There is a growing body of research documenting the poor undergraduate and graduate training addressing the multifaceted and complicated issues surrounding child maltreatment. The United States Attorney General’s Task Force on Children Exposed to Violence has recognized the need to improve undergraduate and graduate training in this area and has called for a “national initiative to promote professional education and training on the issue of children exposed to violence at home, in their neighborhood, and schools.” The Task Force included sexual abuse in the definition of violence and they specifically urged academic institutions to “include curricula in all university undergraduate and graduate programs to ensure that every child and family serving professional receives training in multiple evidence-based methods for identifying and screening children for exposure to violence.”[ii]

There is a need for extensive training about child abuse and neglect for professionals who work with children and families. The absence of effective training in institutions of higher learning necessitates that professionals must learn important skills through on-the-job training while the lives of children are at stake.

Identification and screening for abuse and neglect, identifying risk factors in families, and prevention efforts are critical for maximizing prevention of abuse and neglect in Mississippi. One-time training is not enough. These training needs extend to ongoing training for the existing workforce. For example, physicians, teachers, faith leaders and other professionals need training on mandated reporting laws. As these laws are revised frequently, it is important that professionals receive routine training on mandated reporting as well as the latest research on child maltreatment. This is a very basic training requirement that could directly benefit the lives of thousands of children annually.

[ii] Report of the Attorney General’s National Task Force on Children Exposed to Violence. Defending Childhood. Available from https://www.justice.gov/sites/default/files/defendingchildhood/cev-rpt-full.pdf. 2012.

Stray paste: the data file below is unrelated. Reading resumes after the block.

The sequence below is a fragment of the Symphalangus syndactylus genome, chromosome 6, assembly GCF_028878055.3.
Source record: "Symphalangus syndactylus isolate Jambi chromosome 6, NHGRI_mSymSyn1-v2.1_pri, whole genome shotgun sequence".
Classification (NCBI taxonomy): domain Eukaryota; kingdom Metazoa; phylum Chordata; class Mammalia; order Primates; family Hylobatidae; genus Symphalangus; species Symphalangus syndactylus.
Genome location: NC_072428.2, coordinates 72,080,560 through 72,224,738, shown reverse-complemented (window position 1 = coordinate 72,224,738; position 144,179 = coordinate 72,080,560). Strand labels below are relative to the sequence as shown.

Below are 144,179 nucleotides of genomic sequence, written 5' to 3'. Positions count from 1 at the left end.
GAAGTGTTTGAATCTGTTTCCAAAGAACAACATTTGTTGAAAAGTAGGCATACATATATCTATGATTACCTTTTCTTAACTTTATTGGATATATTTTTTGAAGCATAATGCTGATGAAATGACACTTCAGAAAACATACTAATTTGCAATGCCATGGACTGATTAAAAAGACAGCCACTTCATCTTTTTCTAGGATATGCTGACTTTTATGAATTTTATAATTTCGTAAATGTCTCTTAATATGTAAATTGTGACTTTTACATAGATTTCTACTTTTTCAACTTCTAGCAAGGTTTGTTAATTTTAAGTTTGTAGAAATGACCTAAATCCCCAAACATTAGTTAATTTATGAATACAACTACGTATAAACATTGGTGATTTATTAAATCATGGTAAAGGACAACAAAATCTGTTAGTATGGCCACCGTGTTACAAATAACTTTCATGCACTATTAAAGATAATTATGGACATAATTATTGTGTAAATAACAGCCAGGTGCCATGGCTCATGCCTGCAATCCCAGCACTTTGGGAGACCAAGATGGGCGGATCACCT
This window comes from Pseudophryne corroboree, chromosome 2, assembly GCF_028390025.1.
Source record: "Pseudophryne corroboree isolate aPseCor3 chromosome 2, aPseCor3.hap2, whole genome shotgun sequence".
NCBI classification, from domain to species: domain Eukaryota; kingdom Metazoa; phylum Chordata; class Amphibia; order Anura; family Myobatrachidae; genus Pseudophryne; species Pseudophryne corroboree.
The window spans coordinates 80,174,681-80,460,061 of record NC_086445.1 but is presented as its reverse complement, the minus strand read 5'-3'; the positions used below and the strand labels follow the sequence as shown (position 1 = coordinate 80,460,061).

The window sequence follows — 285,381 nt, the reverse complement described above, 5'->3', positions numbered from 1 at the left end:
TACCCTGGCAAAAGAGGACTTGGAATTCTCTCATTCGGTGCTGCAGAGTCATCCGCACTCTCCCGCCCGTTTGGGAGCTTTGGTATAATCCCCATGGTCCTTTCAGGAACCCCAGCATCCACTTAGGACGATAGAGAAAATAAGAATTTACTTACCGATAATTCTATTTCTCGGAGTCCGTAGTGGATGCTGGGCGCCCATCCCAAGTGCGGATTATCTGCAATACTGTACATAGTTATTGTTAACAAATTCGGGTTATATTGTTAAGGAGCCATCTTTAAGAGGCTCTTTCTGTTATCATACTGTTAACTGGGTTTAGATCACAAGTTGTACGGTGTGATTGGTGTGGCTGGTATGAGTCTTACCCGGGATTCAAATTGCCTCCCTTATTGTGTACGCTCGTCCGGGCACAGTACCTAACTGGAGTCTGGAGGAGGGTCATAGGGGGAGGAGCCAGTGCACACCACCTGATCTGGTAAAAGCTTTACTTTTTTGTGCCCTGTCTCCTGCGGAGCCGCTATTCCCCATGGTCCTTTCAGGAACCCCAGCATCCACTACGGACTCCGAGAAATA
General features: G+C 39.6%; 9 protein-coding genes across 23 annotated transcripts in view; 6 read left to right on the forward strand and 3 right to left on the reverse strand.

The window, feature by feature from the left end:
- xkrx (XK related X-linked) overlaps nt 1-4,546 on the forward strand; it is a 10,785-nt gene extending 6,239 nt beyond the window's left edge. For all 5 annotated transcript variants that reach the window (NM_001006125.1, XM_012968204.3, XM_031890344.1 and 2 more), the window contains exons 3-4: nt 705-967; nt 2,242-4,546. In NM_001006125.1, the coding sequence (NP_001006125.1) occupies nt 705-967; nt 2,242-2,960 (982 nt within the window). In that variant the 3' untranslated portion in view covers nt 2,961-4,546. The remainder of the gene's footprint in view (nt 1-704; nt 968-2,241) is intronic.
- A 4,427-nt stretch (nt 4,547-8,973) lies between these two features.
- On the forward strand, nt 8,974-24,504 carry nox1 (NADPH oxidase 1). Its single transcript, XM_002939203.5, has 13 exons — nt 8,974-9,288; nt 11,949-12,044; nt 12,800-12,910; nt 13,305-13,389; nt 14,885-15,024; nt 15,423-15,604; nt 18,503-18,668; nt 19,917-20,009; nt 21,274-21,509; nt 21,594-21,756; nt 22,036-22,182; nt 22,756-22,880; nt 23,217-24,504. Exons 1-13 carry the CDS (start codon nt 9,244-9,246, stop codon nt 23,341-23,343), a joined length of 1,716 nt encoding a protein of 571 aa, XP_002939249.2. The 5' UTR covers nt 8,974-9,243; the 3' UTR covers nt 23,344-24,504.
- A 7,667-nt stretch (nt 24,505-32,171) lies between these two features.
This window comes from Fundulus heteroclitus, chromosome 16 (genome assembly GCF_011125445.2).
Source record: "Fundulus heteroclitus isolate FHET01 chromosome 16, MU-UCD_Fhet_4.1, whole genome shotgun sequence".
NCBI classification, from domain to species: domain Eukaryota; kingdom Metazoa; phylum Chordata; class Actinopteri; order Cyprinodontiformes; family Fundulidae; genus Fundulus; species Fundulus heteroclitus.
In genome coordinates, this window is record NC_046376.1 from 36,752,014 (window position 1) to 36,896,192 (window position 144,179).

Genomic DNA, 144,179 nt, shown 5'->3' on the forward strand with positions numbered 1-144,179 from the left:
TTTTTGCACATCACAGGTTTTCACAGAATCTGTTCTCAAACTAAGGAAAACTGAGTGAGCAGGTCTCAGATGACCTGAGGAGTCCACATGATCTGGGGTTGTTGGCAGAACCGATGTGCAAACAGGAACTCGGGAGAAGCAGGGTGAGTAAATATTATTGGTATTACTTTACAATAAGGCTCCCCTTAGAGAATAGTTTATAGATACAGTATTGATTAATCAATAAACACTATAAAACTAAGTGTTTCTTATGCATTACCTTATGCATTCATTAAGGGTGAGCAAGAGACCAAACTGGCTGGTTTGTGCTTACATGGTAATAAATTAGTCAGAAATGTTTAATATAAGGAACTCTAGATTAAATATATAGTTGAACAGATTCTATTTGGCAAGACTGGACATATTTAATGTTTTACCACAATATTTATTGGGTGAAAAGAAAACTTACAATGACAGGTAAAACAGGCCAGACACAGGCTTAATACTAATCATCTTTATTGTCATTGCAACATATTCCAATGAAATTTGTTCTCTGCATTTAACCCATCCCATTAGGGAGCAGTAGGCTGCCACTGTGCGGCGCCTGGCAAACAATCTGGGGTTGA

How is cast implemented?


Faculty members and administrators of Institutions of Higher Learning attend training on the Child Advocacy Studies model. They are given sample syllabi along with course, certificate and minor requirements. Trainers and faculty who have implemented the model are onsite to answer questions about implementation and the benefits of implementing CAST. The trained faculty and administrators take the information back to their institution to gain support, recruit an interdisciplinary faculty team, determine what the institution will offer and plan for implementation. The Children's Advocacy Centers of Mississippi offers support through a dedicated staff member throughout the development and implementation process. Quarterly peer networking meetings are hosted by the Children's Advocacy Centers of MS. The peer meetings are either face-to-face or web-based for the purpose of furthering the joint effort of Mississippi colleges and universities. Participants are invited to the One Loud Voice Conference and other offerings in which there will be advanced training opportunities and research discussion. When the institution is ready for an accreditation visit, faculty and administrators are required to submit an application to Gunderson National Child Protection Training Center for approval of the course, certificate or minor program.

PROVIDING COURAGE THROUGH CURRICULUM

Required for Certificate Program

  • Perspectives on Child Maltreatment and Advocacy
  • Professional and Systemic Responses to Child Maltreatment


Select One with Required Certificate Program

  • Global Child Advocacy Issues
  • Responding to the Survivor of Child Abuse and Survivor Responses


Electives

  • Child Exploitation, Pornography and the Internet
  • Sociology of Child Poverty
  • Gender, Violence and Society
  • Child Advocacy Research Studies
  • Juvenile Delinquency
  • Understanding Adverse Childhood Experience Research
  • When Faith Hurts: Recognizing and Responding to the Spiritual Impact of Child Maltreatment


Required for Minor

  • CAST Capstone Experience
Universities & Colleges

A CAST program is not difficult to add to the university or college academic program. The courses may already exist and only need an infusion of CAST curriculum with organization into a CAST certificate or minor program. The certificate is approved and offered by Gundersen National Child Protection Training Center. The institution can number and title the course to fit the individual system. Mississippi has a network of participating institutions that are sharing ideas and successes to move the program forward.

Who is involved?